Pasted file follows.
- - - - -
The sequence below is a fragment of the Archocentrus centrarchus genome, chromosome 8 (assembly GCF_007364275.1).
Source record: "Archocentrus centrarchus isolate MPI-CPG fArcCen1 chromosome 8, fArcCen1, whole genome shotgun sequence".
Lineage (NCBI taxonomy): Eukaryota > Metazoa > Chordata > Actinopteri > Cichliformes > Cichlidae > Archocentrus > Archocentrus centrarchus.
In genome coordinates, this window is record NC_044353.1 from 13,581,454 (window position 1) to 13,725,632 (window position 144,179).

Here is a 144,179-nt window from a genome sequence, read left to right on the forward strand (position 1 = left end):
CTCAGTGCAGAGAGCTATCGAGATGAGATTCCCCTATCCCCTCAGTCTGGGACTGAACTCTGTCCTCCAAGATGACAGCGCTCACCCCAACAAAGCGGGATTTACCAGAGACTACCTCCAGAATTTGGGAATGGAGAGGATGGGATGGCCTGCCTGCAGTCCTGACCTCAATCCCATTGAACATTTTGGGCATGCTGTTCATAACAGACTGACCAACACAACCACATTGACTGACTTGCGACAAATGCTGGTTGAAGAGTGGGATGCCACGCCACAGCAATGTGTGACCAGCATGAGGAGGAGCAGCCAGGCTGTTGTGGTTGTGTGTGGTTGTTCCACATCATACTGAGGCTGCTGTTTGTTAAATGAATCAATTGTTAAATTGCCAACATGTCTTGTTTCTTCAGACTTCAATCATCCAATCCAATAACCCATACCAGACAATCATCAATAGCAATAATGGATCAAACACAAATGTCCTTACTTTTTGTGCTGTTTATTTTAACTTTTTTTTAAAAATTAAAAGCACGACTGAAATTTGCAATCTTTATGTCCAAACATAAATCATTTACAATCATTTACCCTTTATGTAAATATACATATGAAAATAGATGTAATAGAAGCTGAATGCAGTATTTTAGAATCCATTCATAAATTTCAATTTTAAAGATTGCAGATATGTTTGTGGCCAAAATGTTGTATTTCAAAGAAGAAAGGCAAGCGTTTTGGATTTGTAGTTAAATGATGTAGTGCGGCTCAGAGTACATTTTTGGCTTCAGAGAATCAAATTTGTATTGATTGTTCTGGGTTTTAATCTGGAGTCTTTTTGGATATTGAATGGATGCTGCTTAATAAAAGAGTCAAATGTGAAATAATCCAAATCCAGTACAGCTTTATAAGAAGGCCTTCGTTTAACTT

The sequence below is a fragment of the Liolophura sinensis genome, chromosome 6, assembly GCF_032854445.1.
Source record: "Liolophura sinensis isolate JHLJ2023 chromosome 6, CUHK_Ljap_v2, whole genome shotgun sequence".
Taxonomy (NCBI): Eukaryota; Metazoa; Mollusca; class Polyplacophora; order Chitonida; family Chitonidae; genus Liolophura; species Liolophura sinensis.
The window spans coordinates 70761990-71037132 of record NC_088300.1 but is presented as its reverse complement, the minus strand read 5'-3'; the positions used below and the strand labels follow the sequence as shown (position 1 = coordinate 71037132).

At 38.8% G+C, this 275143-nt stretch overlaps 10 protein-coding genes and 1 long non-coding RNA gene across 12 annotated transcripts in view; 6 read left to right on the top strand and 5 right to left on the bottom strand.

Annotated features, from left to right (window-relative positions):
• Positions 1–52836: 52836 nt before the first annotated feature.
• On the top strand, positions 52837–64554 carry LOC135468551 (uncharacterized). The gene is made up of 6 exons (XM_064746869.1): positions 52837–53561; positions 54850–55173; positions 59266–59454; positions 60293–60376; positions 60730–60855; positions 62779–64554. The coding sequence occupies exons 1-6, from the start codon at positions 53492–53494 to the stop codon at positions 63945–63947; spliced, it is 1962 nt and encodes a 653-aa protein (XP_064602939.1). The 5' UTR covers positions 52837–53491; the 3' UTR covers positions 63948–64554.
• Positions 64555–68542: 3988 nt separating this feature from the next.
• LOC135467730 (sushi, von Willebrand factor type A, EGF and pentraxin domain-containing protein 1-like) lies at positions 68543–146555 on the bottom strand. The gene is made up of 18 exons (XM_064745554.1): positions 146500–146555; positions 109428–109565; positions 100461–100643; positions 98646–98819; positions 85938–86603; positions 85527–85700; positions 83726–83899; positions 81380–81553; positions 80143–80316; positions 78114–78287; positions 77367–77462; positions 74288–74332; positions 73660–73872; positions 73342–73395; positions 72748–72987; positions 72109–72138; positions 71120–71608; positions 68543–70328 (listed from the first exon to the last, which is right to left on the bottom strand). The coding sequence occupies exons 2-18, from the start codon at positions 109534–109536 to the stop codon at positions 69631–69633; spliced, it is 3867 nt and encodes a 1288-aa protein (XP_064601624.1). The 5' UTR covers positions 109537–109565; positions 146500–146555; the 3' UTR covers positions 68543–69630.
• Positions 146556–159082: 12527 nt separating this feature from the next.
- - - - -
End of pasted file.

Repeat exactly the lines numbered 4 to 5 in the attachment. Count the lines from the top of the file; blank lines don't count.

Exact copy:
In genome coordinates, this window is record NC_044353.1 from 13,581,454 (window position 1) to 13,725,632 (window position 144,179).

Here is a 144,179-nt window from a genome sequence, read left to right on the forward strand (position 1 = left end):